After Decades of Slow and Steady, Pat Steir’s Market Is Now Moving at a Breakneck Pace

The painter has broken her auction record three times this year.

Pat Steir, Ice #2 (2002). Courtesy Phillips.
Pat Steir, Ice #2 (2002). Courtesy of Phillips.

Over the course of her 77 years, Pat Steir has veered between conceptual art, Minimalism, and figuration before finally settling to become one of the leading Abstract Expressionists of our time, embracing a style that combines deliberate handwork with random pours, splashes, and drips. She is best known today for her “Waterfall” paintings, which she began in the late 1980s, and has more recently been creating large lush canvases that look as though light is breaking though from behind.

Now, after decades of steady output and acclaimed exhibitions, the first half of 2017 finally saw the artist’s market begin to pick up, reaching prices more in line with her critical renown. This past March, Steir’s auction record more than doubled when Four Yellow Red Negative Waterfall (1993) sold at Sotheby’s London for £680,750 ($827,156), more than triple its high £200,000 estimate.

Steir’s next two highest auction results were achieved this past spring at Sotheby’s New YorkThe Brussels Group: Misty Mountain Waterfall (1991) sold for $396,500, doubling its high $150,000 estimate, and Gold and Silver Moon Beam (2006), which fetched the exact same price on the same estimate at a day sale in May.

The Magic Touch?

Part of this uptick may be attributable to Steir’s new dealers, Dominique Lévy and Brett Gorvy, who have raised her international profile significantly. (Lévy signed Steir in early 2016 and Lévy Gorvy was formed at the start of 2017.) Lévy says she had followed Steir’s work and market for the past six years and was introduced to the artist by the late writer Ingrid Sischy at a party. An invitation to the artist’s studio was “a revelation,” Lévy told artnet News in a phone interview. “Standing in front of these paintings I realized their incredible complexity. Her paintings have a very strong performative and conceptual aspect by the fact that she leaves a lot of the path of the paint independent and without her touch.”

“We took a great painting to Art Basel last year and we placed it immediately with someone who had never heard of her,” Lévy says. “We could have sold it three times.” The gallery also sold two other Steir paintings there to collectors who were regular booth visitors, but also previously unfamiliar with the artist’s work.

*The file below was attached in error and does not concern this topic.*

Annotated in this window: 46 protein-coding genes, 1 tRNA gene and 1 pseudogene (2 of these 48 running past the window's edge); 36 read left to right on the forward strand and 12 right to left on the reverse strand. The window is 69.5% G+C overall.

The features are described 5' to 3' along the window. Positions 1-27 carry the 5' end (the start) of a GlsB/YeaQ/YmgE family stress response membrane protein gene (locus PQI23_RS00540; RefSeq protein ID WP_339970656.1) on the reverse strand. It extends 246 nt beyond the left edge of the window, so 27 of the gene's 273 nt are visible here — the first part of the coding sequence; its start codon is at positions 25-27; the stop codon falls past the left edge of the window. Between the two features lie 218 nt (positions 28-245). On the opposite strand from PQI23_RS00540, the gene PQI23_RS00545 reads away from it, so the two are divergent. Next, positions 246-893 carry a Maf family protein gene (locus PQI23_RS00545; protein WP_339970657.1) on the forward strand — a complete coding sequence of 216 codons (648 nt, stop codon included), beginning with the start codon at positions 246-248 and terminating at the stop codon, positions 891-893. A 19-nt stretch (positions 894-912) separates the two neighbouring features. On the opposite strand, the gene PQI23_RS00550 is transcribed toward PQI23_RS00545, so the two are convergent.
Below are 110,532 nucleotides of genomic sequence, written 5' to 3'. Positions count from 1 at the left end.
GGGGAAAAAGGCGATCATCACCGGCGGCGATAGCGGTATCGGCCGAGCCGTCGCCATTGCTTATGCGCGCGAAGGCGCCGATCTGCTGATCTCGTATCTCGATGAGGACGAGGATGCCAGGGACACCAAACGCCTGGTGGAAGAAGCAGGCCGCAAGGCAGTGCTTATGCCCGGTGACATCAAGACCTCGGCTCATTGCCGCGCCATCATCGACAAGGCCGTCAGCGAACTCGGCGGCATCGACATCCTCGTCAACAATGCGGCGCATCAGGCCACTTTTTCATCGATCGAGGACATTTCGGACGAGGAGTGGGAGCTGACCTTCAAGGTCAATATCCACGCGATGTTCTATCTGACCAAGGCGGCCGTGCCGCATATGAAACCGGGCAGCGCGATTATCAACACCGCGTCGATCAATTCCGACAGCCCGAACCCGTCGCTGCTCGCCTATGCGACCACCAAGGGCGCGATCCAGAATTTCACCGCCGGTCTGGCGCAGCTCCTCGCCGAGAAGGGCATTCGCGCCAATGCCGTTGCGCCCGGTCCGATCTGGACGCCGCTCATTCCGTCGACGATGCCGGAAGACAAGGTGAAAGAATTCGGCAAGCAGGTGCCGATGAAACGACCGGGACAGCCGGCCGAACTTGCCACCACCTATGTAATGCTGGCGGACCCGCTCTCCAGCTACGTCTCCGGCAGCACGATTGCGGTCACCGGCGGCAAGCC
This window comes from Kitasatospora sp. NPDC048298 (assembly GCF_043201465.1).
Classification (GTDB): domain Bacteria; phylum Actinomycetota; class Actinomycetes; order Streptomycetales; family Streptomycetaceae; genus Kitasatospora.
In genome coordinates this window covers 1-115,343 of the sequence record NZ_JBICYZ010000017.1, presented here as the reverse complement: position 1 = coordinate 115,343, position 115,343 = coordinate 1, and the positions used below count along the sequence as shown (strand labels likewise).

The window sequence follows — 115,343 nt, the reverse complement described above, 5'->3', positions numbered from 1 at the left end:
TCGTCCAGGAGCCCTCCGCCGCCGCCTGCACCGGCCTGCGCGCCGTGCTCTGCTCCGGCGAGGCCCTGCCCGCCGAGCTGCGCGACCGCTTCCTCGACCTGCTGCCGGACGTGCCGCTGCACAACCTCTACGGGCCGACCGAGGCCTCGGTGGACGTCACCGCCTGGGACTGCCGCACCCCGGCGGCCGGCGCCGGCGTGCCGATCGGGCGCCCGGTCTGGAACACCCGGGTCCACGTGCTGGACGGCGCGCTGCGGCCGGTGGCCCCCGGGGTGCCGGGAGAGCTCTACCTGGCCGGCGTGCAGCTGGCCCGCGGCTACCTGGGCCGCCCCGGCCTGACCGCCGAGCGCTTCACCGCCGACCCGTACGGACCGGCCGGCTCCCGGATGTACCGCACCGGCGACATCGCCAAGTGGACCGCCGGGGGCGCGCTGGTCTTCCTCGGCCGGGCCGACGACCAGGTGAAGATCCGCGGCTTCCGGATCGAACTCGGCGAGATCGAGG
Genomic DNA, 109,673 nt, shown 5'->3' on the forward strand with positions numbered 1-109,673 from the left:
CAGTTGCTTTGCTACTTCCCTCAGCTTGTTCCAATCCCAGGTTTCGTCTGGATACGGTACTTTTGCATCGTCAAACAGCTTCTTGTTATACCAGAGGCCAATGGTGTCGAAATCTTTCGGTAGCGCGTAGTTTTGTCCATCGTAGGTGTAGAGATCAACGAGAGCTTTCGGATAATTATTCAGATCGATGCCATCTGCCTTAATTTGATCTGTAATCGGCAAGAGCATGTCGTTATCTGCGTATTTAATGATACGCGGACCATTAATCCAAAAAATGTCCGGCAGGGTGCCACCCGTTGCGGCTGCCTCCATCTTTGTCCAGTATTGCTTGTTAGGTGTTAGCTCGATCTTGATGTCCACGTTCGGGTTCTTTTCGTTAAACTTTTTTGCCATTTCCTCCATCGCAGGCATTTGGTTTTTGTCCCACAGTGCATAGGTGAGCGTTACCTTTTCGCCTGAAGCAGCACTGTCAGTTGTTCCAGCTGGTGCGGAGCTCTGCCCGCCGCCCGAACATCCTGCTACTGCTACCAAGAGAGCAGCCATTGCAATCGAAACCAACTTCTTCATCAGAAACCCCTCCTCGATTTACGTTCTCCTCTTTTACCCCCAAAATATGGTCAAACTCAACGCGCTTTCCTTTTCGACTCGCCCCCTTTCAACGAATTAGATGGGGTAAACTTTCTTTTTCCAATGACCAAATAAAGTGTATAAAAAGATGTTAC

While there was always a devoted, if concentrated, group of buyers in both the US and Europe, Lévy says that introducing Steir’s work to the gallery’s regular collectors “immediately expanded her market to a wider audience. We saw the difference first at auction and then at the gallery.”

The artist was previously represented for several decades by Cheim & Read. A representative of the gallery declined to be interviewed for this story.

Pat Steir, <i>Untitled</i> (2004). ©Pat Steir. Courtesy Lévy Gorvy.

Pat Steir, Untitled (2004). ©Pat Steir. Courtesy of Lévy Gorvy.

At the just-wrapped EXPO Chicago (September 13–17), Lévy Gorvy sold Untitled (2004), a large canvas with inky blots of bright red and cascading drips of paint, for an asking price of $550,000—a level not seen for Steir’s work at auction prior to 2017.

The price surge is also happening at lower levels. Phillips’s “New Now” sale on September 19 included an earlier work by Steir, Blue (1971), that more than tripled the high end of its $20,000 estimate to sell for $68,750 with premium. Meanwhile, an 84-by-84 inch painting conceived in 2009 was priced at $175,000 in 2010; today, Lévy Gorvy is asking $425,000 for a picture the same size that was conceived in 2016-2017.

Pat Steir, <i>Blue</i> (1974). Courtesy Phillips.

Pat Steir, Blue (1974). Courtesy of Phillips.

The Right Moment

In the first week of September, Lévy Gorvy opened “Pat Steir: Kairos” (through October 21), the title of which fortuitously refers to “seizing the right moment,” as Steir explained to a group of reporters at a pre-opening press conference. The show features five 11-foot-tall oil paintings—Steir’s largest works to date—and eight smaller-scale works, with buyers already lined up for seven of the paintings when we last checked in. Prices range from about $400,000 to $600,000.